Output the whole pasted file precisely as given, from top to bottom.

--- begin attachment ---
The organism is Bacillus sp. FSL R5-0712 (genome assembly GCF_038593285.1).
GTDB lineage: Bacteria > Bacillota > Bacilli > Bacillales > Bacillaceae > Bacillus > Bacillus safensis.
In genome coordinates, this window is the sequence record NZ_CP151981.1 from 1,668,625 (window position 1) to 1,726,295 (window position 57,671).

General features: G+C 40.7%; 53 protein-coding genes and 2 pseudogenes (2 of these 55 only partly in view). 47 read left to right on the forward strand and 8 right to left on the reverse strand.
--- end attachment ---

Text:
The organism is Bacillus sp. FSL R5-0712 (genome assembly GCF_038593285.1).
GTDB lineage: Bacteria > Bacillota > Bacilli > Bacillales > Bacillaceae > Bacillus > Bacillus safensis.
In genome coordinates, this window is the sequence record NZ_CP151981.1 from 1,668,625 (window position 1) to 1,726,295 (window position 57,671).

General features: G+C 40.7%; 53 protein-coding genes and 2 pseudogenes (2 of these 55 only partly in view). 47 read left to right on the forward strand and 8 right to left on the reverse strand.